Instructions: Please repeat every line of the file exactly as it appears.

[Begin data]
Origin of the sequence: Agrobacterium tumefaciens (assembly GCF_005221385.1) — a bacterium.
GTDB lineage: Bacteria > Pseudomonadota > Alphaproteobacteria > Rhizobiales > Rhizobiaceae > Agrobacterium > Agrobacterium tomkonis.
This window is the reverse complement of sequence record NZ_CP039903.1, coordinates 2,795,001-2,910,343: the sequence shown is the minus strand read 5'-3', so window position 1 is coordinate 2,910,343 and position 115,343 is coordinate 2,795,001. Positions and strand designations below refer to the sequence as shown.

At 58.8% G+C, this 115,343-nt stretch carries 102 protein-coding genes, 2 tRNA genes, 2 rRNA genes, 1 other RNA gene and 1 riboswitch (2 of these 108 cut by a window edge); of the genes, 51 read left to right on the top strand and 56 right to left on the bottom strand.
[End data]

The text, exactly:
Origin of the sequence: Agrobacterium tumefaciens (assembly GCF_005221385.1) — a bacterium.
GTDB lineage: Bacteria > Pseudomonadota > Alphaproteobacteria > Rhizobiales > Rhizobiaceae > Agrobacterium > Agrobacterium tomkonis.
This window is the reverse complement of sequence record NZ_CP039903.1, coordinates 2,795,001-2,910,343: the sequence shown is the minus strand read 5'-3', so window position 1 is coordinate 2,910,343 and position 115,343 is coordinate 2,795,001. Positions and strand designations below refer to the sequence as shown.

At 58.8% G+C, this 115,343-nt stretch carries 102 protein-coding genes, 2 tRNA genes, 2 rRNA genes, 1 other RNA gene and 1 riboswitch (2 of these 108 cut by a window edge); of the genes, 51 read left to right on the top strand and 56 right to left on the bottom strand.